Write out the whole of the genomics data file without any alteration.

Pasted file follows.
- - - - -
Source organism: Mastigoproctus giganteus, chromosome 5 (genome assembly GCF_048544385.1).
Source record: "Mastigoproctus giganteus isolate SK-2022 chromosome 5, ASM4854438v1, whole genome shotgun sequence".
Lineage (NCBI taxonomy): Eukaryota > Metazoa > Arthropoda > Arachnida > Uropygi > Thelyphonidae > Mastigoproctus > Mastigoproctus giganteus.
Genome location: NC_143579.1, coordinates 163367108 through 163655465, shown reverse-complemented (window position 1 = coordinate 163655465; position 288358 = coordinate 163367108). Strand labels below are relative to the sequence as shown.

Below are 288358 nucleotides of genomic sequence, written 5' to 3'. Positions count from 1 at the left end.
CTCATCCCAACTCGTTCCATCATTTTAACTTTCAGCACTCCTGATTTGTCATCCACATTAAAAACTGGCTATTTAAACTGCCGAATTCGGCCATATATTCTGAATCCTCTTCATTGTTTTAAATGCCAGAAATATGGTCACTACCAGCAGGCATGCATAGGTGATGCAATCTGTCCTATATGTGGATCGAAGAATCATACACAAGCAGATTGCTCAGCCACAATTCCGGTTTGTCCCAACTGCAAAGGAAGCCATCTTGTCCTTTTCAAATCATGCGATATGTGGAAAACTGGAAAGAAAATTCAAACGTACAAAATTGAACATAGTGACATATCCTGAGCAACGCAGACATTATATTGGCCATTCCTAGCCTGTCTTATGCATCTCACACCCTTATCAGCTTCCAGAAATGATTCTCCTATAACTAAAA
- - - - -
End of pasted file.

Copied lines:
Source organism: Mastigoproctus giganteus, chromosome 5 (genome assembly GCF_048544385.1).
Source record: "Mastigoproctus giganteus isolate SK-2022 chromosome 5, ASM4854438v1, whole genome shotgun sequence".
Lineage (NCBI taxonomy): Eukaryota > Metazoa > Arthropoda > Arachnida > Uropygi > Thelyphonidae > Mastigoproctus > Mastigoproctus giganteus.
Genome location: NC_143579.1, coordinates 163367108 through 163655465, shown reverse-complemented (window position 1 = coordinate 163655465; position 288358 = coordinate 163367108). Strand labels below are relative to the sequence as shown.

Below are 288358 nucleotides of genomic sequence, written 5' to 3'. Positions count from 1 at the left end.
CTCATCCCAACTCGTTCCATCATTTTAACTTTCAGCACTCCTGATTTGTCATCCACATTAAAAACTGGCTATTTAAACTGCCGAATTCGGCCATATATTCTGAATCCTCTTCATTGTTTTAAATGCCAGAAATATGGTCACTACCAGCAGGCATGCATAGGTGATGCAATCTGTCCTATATGTGGATCGAAGAATCATACACAAGCAGATTGCTCAGCCACAATTCCGGTTTGTCCCAACTGCAAAGGAAGCCATCTTGTCCTTTTCAAATCATGCGATATGTGGAAAACTGGAAAGAAAATTCAAACGTACAAAATTGAACATAGTGACATATCCTGAGCAACGCAGACATTATATTGGCCATTCCTAGCCTGTCTTATGCATCTCACACCCTTATCAGCTTCCAGAAATGATTCTCCTATAACTAAAA